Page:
Above the street level shops was a floor of offices and showrooms on the second floor, and "studios and non-housekeeping apartments" on the upper floors.  Three of the studio apartments on the fifth floor were leased by the Federation for Child Study and converted to schoolrooms.  

The organization was the outgrowth of the Society for the Study of Child Nature, formed in 1888 by five women with the goal of studying children from "the mental, moral and physical view points."  A pioneer organization in the research of child development, it was by now supported by grants from the Laura Spellman Rockefeller Memorial Fund.

In the meantime, the ground floor shops were leased to small businesses like "Mickey" Connor's barbershop in No. 293.   His opening night party on November 8, 1925 was a joyous affair.  The Irish-American newspaper The Advocate reported "There were song and dance in plenty and other things."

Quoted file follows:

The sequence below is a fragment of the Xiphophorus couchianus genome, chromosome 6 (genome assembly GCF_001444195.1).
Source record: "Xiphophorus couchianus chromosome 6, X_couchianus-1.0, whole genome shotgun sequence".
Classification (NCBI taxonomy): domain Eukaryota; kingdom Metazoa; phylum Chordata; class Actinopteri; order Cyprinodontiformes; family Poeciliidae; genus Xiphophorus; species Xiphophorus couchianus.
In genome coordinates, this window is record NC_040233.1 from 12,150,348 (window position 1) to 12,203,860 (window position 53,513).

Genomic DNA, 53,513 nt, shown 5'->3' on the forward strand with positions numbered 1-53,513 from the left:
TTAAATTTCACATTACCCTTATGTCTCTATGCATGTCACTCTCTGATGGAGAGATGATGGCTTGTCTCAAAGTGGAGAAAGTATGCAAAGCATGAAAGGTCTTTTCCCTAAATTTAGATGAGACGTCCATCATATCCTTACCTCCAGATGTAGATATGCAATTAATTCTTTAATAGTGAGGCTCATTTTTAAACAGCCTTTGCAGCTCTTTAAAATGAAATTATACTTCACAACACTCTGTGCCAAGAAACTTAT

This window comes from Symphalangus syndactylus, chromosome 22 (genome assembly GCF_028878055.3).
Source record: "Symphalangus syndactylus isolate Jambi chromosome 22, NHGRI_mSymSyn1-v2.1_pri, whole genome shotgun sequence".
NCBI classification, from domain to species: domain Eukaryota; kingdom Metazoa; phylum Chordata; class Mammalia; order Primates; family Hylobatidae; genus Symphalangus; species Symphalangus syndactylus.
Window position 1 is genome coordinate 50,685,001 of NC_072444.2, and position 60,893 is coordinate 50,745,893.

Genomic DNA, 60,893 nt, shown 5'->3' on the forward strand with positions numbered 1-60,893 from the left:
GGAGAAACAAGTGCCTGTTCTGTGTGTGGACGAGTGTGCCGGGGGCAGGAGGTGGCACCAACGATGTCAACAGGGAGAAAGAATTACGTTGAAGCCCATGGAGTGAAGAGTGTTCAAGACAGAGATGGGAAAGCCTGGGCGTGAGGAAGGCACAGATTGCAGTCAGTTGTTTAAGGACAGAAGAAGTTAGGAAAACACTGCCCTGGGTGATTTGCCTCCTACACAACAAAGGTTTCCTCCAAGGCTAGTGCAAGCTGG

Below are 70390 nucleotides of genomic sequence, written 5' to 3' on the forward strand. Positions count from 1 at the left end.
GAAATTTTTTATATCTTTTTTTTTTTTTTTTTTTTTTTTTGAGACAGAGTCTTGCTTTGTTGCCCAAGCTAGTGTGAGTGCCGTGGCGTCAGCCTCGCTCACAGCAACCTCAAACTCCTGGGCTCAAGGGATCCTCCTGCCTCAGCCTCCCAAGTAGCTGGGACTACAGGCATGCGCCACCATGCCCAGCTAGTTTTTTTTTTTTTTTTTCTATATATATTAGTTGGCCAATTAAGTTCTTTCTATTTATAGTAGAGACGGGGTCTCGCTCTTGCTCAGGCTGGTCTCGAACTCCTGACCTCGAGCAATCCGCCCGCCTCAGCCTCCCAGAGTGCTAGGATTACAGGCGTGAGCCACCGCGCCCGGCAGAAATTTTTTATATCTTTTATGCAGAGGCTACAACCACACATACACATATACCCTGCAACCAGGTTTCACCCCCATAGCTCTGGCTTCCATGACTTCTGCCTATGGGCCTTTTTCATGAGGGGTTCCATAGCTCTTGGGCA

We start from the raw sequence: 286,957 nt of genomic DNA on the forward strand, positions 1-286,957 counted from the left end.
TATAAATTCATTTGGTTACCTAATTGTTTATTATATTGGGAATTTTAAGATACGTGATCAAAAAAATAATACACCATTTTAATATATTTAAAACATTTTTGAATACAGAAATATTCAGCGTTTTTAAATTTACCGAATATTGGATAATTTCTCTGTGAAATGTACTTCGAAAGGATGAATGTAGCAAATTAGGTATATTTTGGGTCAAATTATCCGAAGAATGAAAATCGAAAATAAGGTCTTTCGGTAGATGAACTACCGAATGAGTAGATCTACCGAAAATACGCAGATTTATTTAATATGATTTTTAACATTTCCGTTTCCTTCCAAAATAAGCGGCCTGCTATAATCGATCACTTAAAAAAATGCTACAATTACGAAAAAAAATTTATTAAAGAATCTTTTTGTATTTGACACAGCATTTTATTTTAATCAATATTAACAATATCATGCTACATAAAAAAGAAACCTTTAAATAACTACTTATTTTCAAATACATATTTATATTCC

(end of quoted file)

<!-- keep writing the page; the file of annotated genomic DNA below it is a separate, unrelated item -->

The corner shop was leased to the Seventy-fourth Street Restaurant, Inc.  The firm sold its lease in October 1930 to the Lincoln Cafeteria, Inc.  The space would see a succession of restaurants during the Depression years.  Bill's Chop house opened in 1932, and Andrew Jainke's restaurant was here in 1935 when the owner was held up at gunpoint at 2:00 on the morning on January 20.

The gunman, 22-year-old James Toomey, made off with $14 from the cash register, but not without a fight.  As Toomey rifled through the register, Jainke started to lower his raised arms.  The crook fired a single shot and Jainke pounced.  Hearing the gunshot, three policemen rushed into the restaurant.  The New York Post reported "Toomey fought desperately when the three patrolmen arrested him for violating the Sullivan law by possessing a .32-caliber revolver and for robbery."